Younger Americans' decrease in patriotism and an interest to serve in the military did not simply happen, according to the retired general. It's a coordinated effort, Boykin said, by socialists who are succeeding in tearing down the nation from within.

"That Marxist movement in America … it's real, and you can't deny it anymore. The Marxist movement has done everything they can to denigrate this nation," he argued.

The global connection for Generation Z – combined with the lack of their own nation's history being taught in schools – has been fuel for the fire, Boykin said.

"You ask yourself, 'Where do these young people get their information?' They get it on social media. You look at social media, and there's nothing but criticism of America. Everything that we've ever done has been hidden from the public, especially from Generation Z," he said.

If the American story hasn't been omitted altogether, it's been edited in such a way that all perspective has been removed, Boykin said.

Woke policies having negative impact on recruiting

Boykin is convinced much of the military's recruitment struggle is self-inflicted. While the Pentagon study indicated 77% would fail to quality in 2023, the number was 71% in 2014. He contends the woke policies enacted by the administration of President Joe Biden have taken a growing problem and made it worse.

"There's a big job market out there, but that's not the reason they're not coming in," Boykin said. "They are hearing the horror stories of what's happening in the military – that these soldiers, sailors, airmen, and marines are being forced to sit in a classroom and have someone tell them that 'All of you white guys are oppressors, and all of you black guys are the ones they've oppressed throughout our history.'"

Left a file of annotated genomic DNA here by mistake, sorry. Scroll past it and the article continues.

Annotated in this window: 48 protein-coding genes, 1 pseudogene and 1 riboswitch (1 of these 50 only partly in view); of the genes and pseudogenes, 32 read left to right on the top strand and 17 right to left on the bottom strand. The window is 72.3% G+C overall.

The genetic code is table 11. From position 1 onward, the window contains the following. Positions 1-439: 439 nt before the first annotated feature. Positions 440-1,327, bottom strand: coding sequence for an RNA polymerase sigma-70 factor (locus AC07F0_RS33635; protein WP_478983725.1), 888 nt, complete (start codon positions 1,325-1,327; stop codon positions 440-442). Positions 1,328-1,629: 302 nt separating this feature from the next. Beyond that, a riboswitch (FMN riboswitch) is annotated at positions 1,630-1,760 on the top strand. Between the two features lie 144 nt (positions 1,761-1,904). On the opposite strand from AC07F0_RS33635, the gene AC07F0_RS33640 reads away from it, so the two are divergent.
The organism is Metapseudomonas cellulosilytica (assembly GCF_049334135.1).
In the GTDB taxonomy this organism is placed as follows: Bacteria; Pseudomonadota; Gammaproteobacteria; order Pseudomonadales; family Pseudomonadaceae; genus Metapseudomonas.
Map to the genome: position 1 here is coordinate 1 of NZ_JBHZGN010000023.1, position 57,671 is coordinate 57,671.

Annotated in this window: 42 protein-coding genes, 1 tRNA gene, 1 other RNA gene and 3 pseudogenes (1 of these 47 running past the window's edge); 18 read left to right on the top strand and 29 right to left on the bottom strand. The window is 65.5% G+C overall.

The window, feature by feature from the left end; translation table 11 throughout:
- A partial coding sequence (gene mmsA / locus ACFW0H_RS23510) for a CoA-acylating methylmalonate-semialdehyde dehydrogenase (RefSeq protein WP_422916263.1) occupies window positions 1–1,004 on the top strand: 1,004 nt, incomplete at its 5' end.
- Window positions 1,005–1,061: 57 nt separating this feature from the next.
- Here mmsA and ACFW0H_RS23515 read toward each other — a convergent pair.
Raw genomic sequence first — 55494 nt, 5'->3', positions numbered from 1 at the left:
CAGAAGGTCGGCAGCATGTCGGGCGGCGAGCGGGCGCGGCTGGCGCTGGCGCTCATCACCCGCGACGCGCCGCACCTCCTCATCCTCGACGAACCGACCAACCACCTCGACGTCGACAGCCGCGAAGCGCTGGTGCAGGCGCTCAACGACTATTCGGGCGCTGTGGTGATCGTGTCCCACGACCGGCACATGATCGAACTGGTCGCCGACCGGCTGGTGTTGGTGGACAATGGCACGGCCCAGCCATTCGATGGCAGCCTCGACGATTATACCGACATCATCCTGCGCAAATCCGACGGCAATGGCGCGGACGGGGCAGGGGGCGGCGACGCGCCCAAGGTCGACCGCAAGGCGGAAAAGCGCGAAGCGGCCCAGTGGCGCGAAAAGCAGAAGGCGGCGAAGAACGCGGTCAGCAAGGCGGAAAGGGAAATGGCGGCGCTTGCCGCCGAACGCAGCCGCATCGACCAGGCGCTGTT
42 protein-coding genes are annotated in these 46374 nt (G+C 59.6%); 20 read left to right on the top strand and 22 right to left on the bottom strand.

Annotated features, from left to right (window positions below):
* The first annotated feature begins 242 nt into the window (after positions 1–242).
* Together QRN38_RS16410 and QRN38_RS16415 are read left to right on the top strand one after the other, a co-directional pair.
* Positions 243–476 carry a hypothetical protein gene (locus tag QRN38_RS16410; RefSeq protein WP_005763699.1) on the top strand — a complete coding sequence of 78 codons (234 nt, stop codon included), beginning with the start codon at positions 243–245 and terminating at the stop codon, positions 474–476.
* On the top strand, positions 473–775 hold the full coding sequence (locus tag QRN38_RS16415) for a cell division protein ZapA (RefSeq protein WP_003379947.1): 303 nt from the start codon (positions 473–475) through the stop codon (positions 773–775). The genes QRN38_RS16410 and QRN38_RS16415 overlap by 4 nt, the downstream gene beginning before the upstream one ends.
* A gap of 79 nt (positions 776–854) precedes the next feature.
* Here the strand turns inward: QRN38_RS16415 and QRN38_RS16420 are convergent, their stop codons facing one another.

Donnelly, Elaine Donnelly

Elaine Donnelly, president of the Center for Military Readiness, also argues that woke policies are discouraging even pro-military families from pointing their children toward a military career.

"When [they] see military leaders actually using drag queen influencers to try to recruit people for the Navy; or when they see military women being told that if a biological male wants to use the showers and the private living areas of women, that's okay and [just] to put up with that – why would they encourage their daughters to join? These issues trouble people," Donnelly emphasizes.

And General Boykin contends the military's handling of the COVID-19 vaccine created its own set of problems.

"You throw into that the vaccination that most of them didn't want to take. Those who wanted to take it were able, but those who didn't want to take it were bullied," he emphasizes. "Over 8,000 people were put out of the military.

"You think that might impact our recruiting when they get out and tell all their buddies, 'Don't go into the military. They will do these things to you.'"

We have a sick society

Military analyst Kirk Lippold says the ongoing recruiting crisis in the armed forces is indicative of how far American society has degraded.

Lippold, Kirk (Cmdr, USN-Ret.) Lippold

"It's degraded because of drug use; it's degraded because of prescriptions that we are giving our young children because their parents won't teach them to focus and instead claim they have ADHD," Lippold tells AFN. "It's because of their morals and the way they behave and carry themselves. It is the lack of the strength of character to do what's right.

"So, consequently when 77% can't serve, that is indicative of the ills of a society."

If recruiting goals continue to fall short, he continues, a future president may have to make some tough decisions. "Do we put some type of mandatory service on society, or do we start paying these service members what they may need to be able to go forward and risk their lives? Or do we somehow incentivize that service?"

Lippold, who commanded the USS Cole when it was attacked by terrorists in 2000, suggests incentives could include a tax-free retirement and/or a guaranteed free college education.